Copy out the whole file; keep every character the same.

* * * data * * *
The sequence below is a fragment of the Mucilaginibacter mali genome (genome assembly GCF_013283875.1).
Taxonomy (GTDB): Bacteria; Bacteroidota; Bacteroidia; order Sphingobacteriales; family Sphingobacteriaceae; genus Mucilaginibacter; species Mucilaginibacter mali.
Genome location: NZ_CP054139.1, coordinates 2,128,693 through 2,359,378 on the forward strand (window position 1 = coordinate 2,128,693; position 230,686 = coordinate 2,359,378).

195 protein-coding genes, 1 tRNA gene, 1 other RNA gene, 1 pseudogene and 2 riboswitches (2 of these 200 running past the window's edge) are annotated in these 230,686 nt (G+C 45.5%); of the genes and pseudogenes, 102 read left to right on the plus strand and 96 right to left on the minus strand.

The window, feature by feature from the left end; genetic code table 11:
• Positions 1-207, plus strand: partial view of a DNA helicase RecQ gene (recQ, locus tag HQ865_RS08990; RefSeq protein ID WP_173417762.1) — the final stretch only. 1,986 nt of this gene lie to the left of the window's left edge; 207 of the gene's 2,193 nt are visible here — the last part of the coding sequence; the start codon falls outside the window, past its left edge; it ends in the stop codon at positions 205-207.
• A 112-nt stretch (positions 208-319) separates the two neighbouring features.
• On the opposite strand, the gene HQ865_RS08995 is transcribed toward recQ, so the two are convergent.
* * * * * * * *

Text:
The sequence below is a fragment of the Mucilaginibacter mali genome (genome assembly GCF_013283875.1).
Taxonomy (GTDB): Bacteria; Bacteroidota; Bacteroidia; order Sphingobacteriales; family Sphingobacteriaceae; genus Mucilaginibacter; species Mucilaginibacter mali.
Genome location: NZ_CP054139.1, coordinates 2,128,693 through 2,359,378 on the forward strand (window position 1 = coordinate 2,128,693; position 230,686 = coordinate 2,359,378).

195 protein-coding genes, 1 tRNA gene, 1 other RNA gene, 1 pseudogene and 2 riboswitches (2 of these 200 running past the window's edge) are annotated in these 230,686 nt (G+C 45.5%); of the genes and pseudogenes, 102 read left to right on the plus strand and 96 right to left on the minus strand.

The window, feature by feature from the left end; genetic code table 11:
• Positions 1-207, plus strand: partial view of a DNA helicase RecQ gene (recQ, locus tag HQ865_RS08990; RefSeq protein ID WP_173417762.1) — the final stretch only. 1,986 nt of this gene lie to the left of the window's left edge; 207 of the gene's 2,193 nt are visible here — the last part of the coding sequence; the start codon falls outside the window, past its left edge; it ends in the stop codon at positions 205-207.
• A 112-nt stretch (positions 208-319) separates the two neighbouring features.
• On the opposite strand, the gene HQ865_RS08995 is transcribed toward recQ, so the two are convergent.